In 2018, two black men entered a Starbucks in Philadelphia, USA. They were waiting for a friend and had not bought anything. When one of them asked to use the bathroom, he was denied entry. They were asked to leave because they hadn’t bought anything, which they refused to do. The problem with this incident was that the manager had earlier tolerated other people sitting at Starbucks without buying anything. But in this case, she allegedly discriminated against these two individuals just because they were black.

She called the police and told them that the pair of black men were trespassing. They were arrested following this incident. What followed after that was a national uproar and a call to boycott Starbucks for being racist. The situation escalated to such a point that the CEO of Starbucks had to personally apologize to the two men. The manager on duty lost her job because of this. Such behavior should never be tolerated by the company. I feel that business leaders have a duty to pass down the ideas of inclusiveness and fair treatment to every level of organizational hierarchy. Only then can a fully inclusive work culture be established.

Exploitation

Exploiting poor and needy people may bring in profits, but can be disadvantageous in the long run. A report surfaced in 2016 that retail giants such as GAP and Walmart exploited their workers in Bangladesh and India. Complaints raised included not paying salaries, sexual harassment, and hostile work environments. The report further said that 24 Walmart factories across India did not follow labor rules. They followed unfair practices such as paying an employee less than what was promised, denying to pay them for overtime, and sometimes not paying them at all.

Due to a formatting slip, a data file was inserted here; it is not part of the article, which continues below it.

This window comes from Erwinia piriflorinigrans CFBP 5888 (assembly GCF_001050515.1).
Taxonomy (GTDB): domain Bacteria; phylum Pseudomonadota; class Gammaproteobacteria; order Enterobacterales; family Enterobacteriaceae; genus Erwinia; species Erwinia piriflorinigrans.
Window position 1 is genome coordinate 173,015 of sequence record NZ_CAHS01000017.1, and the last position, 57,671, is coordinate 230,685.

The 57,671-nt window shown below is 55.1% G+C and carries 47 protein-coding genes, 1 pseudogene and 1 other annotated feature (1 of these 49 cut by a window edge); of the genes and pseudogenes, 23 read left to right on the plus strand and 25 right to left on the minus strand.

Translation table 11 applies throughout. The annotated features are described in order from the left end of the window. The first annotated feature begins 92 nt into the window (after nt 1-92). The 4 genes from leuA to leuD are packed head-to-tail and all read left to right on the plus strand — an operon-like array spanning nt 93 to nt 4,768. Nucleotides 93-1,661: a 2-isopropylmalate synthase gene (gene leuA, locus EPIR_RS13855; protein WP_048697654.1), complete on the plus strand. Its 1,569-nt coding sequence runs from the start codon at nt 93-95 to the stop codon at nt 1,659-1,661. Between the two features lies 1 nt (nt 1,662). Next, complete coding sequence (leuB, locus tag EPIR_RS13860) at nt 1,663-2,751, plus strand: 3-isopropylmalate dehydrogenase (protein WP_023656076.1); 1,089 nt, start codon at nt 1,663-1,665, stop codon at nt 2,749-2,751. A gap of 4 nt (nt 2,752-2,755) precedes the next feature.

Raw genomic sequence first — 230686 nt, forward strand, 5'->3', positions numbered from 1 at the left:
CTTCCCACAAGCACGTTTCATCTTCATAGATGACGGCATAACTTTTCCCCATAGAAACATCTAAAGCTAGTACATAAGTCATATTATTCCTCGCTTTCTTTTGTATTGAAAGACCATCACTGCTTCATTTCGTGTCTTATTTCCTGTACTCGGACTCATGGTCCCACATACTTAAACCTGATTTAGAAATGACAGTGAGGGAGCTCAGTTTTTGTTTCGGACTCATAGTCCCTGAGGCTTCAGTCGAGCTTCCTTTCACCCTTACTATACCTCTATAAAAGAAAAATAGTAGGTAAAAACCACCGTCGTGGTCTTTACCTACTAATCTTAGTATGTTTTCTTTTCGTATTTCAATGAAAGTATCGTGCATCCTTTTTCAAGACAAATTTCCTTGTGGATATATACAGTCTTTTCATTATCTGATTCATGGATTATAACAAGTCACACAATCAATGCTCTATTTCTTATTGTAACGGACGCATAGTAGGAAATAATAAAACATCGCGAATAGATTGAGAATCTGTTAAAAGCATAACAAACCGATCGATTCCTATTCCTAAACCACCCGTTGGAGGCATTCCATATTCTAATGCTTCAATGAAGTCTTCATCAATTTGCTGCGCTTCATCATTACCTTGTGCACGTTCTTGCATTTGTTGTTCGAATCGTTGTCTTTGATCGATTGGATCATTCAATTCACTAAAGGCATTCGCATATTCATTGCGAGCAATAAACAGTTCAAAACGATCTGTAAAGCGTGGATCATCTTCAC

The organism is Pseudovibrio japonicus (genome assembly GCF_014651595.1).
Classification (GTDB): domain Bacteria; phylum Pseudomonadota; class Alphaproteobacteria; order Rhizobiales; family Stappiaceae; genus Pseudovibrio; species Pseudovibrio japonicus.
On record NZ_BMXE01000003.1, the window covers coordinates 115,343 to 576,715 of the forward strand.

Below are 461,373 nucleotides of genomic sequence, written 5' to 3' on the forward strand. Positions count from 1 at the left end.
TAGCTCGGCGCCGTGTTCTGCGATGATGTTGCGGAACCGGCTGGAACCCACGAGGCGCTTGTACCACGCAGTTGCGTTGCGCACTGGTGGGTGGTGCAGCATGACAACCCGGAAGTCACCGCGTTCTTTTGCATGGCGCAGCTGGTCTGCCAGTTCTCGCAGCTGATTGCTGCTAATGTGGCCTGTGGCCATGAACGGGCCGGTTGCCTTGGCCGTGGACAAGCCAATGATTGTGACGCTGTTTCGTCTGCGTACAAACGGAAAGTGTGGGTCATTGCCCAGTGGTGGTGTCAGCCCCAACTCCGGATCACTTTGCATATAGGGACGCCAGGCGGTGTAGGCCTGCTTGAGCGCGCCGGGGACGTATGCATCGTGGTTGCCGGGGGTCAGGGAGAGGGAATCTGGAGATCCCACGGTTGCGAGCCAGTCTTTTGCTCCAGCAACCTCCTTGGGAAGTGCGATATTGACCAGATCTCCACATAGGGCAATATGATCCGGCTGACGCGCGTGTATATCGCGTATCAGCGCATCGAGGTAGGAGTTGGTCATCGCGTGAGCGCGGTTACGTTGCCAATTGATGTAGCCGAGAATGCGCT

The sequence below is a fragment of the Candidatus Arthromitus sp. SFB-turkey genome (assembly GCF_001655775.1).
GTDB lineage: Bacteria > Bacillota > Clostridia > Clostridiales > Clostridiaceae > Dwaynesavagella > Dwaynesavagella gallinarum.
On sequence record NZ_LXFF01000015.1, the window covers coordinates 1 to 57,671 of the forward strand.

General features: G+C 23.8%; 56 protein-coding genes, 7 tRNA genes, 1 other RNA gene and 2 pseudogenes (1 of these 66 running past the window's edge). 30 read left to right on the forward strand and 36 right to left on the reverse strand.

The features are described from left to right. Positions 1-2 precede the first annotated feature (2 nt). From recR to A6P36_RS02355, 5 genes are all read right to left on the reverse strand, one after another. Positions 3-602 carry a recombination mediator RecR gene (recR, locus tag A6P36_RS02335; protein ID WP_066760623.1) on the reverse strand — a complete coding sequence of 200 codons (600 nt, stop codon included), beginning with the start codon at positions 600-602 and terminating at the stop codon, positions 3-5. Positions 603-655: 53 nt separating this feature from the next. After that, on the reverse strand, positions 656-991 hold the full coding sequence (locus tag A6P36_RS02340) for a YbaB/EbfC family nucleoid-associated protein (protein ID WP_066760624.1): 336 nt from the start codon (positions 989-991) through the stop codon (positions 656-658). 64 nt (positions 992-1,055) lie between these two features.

Some of the workers were made to work on Holidays in inhumane conditions involving no breaks or drinking water. Workers were also coerced into putting in more efforts and working long hours without overtime, under threat of losing their jobs. This kind of inhumane treatment of workers is unacceptable. A corporation should treat all its employees with the same fairness. It does not matter if the employee is a senior official or a janitor; every single one of them has their rights. And business leaders should ensure that all of our employees receive are same treatment.

Final Thoughts

“Those who climb the corporate ladder of lies and deception will sooner or later fall off the shaky steps.”
― Khang Kijarro Nguyen

Practicing ethics in a commercial world and setting basic ethical guidelines for business can benefit your company in several ways. Let us consider a company that sells frozen food. One such product supposedly contains lamb meat only. If traces of some other animal products are found in the product, it will instantly destroy the reputation of the company, since many people are sensitive about the food they eat. As a result, customers will lose their trust in the organization and chances are, they will never buy from them again. I am of the opinion that a certain degree of transparency should thus be maintained with the customer base. On the other hand, ethical commercial practices boost your reputation. Investors are more likely to be attracted to a company with a good reputation.

Apart from this, there are legal rules to consider. Corporate bodies that break the law can face penalties and fines. Furthermore, employees of the company develop this mindset that since their superiors are breaking the rules, they can do the same. This causes serious disruption in work and damages the work culture of the company.

Furthermore, in such an environment, employees feel like they can procrastinate and not put in much effort since the company is unethical anyway. I dream of a world were business leaders, while considering profit margins, also at the same time, contemplate the moral nature of their choices. Only then, can we build a better world.